DUBINA, Circuit Judge:
Petitioner, Greater Orlando Aviation Authority ("Aviation Authority"), petitions this court to review two Federal Aviation Administration ("FAA") decisions which have allowed Guy Gannett Publishing Co. ("Gannett") to erect radio towers in the Orlando, Florida, area. The two issues presented in this appeal are (1) whether this court has subject matter jurisdiction to review the FAA decisions; and (2) whether the FAA's decision not to consider a proposed airport, while it was considering the impact of Gannett's radio towers on air safety, was arbitrary and capricious. We find that the Aviation Authority showed reasonable grounds for its failure to file a timely appeal from the September 21, 1989, determination, but we further find that we do not have jurisdiction over the appeal from the December 5, 1989, determination. In addition, we find that the FAA's decision not to consider the proposed airport was arbitrary and capricious. Accordingly, we grant the Aviation Authority leave to appeal from the FAA's September 21, 1989, determination; we dismiss the Aviation Authority's appeal from the December 5, 1989, determination for lack of subject matter jurisdiction; and we vacate and remand the September 21, 1989, determination.
The Aviation Authority is a public entity created to develop, finance, and operate airport facilities in Orange County, Florida. As part of that responsibility, the Aviation Authority undertook an airport capacity study to measure and anticipate general aviation needs in Orange County. The study indicated that Orlando, Florida, is in need of reliever airports.
On April 24, 1989, the FAA received a Notice of Proposed Construction or Alteration submitted by Gannett that proposed the construction of a six-tower antennae complex in the Orlando area.
The FAA negotiated with Gannett in order to reduce the height of the towers, so that they would not be considered an obstruction under § 77.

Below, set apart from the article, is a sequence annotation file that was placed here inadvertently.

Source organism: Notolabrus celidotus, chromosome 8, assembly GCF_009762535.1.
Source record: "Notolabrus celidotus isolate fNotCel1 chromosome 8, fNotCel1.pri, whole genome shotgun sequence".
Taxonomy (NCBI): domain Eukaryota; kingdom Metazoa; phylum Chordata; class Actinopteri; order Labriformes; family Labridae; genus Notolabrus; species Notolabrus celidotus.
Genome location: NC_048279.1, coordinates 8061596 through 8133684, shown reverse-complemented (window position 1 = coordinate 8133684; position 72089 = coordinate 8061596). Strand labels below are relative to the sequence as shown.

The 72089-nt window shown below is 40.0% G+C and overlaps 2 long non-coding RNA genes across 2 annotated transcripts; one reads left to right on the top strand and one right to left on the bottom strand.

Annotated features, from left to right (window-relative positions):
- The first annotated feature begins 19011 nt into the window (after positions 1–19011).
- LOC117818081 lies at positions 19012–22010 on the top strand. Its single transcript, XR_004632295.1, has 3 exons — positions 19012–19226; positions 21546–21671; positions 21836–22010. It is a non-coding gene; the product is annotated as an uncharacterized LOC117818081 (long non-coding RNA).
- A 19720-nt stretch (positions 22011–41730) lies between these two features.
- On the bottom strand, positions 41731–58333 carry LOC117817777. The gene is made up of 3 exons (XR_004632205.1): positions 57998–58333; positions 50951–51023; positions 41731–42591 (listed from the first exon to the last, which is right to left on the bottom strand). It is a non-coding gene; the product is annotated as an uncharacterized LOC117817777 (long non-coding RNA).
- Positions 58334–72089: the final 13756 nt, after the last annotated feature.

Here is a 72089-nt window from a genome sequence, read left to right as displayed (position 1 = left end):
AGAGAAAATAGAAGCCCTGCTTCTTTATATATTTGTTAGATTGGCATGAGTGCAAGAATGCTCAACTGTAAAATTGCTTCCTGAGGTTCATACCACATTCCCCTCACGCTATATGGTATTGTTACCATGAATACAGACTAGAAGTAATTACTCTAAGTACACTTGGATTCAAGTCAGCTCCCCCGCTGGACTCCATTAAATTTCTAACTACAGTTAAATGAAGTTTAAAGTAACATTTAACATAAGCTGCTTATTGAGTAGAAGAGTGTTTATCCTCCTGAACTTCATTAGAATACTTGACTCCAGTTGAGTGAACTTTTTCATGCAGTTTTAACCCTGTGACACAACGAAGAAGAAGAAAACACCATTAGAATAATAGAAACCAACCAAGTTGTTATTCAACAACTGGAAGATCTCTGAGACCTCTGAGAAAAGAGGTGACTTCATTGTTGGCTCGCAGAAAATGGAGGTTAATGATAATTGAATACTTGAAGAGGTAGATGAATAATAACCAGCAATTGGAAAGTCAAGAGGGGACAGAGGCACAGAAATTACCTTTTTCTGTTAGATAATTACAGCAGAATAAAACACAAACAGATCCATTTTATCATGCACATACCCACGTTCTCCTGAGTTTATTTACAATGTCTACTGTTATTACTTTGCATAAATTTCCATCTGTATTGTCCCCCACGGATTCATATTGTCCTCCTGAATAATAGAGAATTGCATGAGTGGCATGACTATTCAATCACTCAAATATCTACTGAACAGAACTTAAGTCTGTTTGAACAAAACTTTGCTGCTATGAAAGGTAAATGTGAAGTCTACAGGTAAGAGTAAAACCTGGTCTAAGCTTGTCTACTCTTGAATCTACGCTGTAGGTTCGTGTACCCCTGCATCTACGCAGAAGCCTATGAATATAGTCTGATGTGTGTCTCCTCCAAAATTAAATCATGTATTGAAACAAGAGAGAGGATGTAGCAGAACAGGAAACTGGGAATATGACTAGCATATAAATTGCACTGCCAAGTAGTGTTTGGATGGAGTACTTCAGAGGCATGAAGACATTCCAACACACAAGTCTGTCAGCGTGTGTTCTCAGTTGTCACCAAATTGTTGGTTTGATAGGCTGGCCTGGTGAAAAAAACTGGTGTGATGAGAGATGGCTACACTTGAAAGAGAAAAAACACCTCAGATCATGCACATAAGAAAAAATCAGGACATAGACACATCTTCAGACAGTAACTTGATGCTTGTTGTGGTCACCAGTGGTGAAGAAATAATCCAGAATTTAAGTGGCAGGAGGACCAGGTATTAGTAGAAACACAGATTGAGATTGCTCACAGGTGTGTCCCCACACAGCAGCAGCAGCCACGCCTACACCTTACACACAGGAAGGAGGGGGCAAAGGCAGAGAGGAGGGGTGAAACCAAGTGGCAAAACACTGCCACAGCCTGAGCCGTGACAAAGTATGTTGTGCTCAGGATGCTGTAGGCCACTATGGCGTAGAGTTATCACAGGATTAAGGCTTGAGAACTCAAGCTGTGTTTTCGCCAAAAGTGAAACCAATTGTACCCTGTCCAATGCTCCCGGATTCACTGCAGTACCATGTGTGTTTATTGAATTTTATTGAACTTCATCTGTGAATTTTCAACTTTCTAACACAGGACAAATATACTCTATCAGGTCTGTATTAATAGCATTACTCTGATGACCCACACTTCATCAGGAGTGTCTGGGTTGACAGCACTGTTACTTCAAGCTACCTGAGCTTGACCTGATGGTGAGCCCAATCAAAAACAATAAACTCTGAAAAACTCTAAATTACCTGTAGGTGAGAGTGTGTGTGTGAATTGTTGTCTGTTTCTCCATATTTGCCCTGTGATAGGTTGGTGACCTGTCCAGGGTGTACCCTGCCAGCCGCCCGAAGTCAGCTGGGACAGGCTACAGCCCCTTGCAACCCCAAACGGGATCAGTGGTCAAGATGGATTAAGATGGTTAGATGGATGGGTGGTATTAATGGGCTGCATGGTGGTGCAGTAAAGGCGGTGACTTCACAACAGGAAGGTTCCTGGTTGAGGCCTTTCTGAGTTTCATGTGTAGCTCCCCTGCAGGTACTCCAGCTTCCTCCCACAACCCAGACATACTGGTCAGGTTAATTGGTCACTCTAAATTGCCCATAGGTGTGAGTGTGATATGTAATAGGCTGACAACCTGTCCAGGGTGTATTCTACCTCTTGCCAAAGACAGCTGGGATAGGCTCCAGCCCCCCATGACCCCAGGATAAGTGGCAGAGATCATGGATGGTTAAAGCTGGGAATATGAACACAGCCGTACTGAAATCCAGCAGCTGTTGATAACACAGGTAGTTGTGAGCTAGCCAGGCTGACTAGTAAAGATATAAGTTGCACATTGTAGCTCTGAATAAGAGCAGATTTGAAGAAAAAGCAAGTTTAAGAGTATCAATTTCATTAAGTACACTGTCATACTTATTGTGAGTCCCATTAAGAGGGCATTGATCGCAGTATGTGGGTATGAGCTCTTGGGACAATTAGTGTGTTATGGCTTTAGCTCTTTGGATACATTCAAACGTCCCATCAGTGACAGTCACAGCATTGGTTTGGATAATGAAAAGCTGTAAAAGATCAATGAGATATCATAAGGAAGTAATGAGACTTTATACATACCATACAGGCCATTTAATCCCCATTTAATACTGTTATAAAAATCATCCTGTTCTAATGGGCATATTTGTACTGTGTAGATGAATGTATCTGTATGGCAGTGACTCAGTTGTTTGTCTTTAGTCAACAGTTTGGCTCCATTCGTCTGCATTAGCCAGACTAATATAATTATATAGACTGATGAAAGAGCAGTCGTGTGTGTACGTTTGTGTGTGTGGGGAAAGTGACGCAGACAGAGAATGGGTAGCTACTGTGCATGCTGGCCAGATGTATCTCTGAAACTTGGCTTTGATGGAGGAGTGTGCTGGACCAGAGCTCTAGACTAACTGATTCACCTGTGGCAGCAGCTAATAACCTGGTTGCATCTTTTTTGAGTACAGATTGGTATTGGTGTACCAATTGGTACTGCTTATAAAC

Meanwhile, on June 6, 1989, the Aviation Authority officially informed the FAA of the exact location and coordinates of a proposed reliever airport.
The Aviation Authority filed a request for discretionary review of the FAA's September 21, 1989, action on October 3, 1989.
Gannett then filed an application for site plan approval with the Lake County Site Plan Committee. The plan was approved subject to proof that the FAA had determined that the proposal would not be an obstruction under its rules. Gannett presented the requisite proof and obtained building permits to construct its antenna towers. The Aviation Authority filed a notice of appeal with the Board of County Commissioners
The Aviation Authority then filed two appeals with this court: (1) leave to file a Petition for Review of the September 21, 1989, determination (No. 90-3082), which held that Gannett's proposed towers were not an obstruction; and (2) a Petition for Review of the December 5, 1989, decision (No. 90-3081), which held that the September 21 determination was not subject to administrative review.
II. STANDARD OF REVIEW
Under 49 U.S.C.App. § 1486(e) (1988), "findings of fact" by the FAA "if supported by substantial evidence, shall be conclusive." In reviewing administrative fact-findings to determine whether they are supported by substantial evidence, this court must look at the record in its entirety, including the body of evidence opposed to the FAA's view. City of Pompano Beach v. FAA, 774 F.2d 1529, 1539 (11th Cir.1985). Not only must the agency's factual findings be supported by substantial evidence, but the agency's interpretation of the governing statute, application of the statute to the facts, and conclusion must be reasonable and not arbitrary or capricious. Id. at 1540.
Although this court is the final authority on issues of statutory construction, it must respect the agency's findings and conclusions when the question involves an interpretation of a statute that is within the agency's specialized knowledge and expertise. Id. This court "will adhere to the `principle that the construction of a statute by those charged with its execution should be followed unless there are compelling indications that it is wrong.'" Veterans Administration Medical Center, Tampa Fla. v. Federal Labor Relations Authority, 675 F.2d 260, 262 (11th Cir.1982) (citations omitted).
Title 49 U.S.C.App. § 1486(a) (1988), provides that a petition for review of an order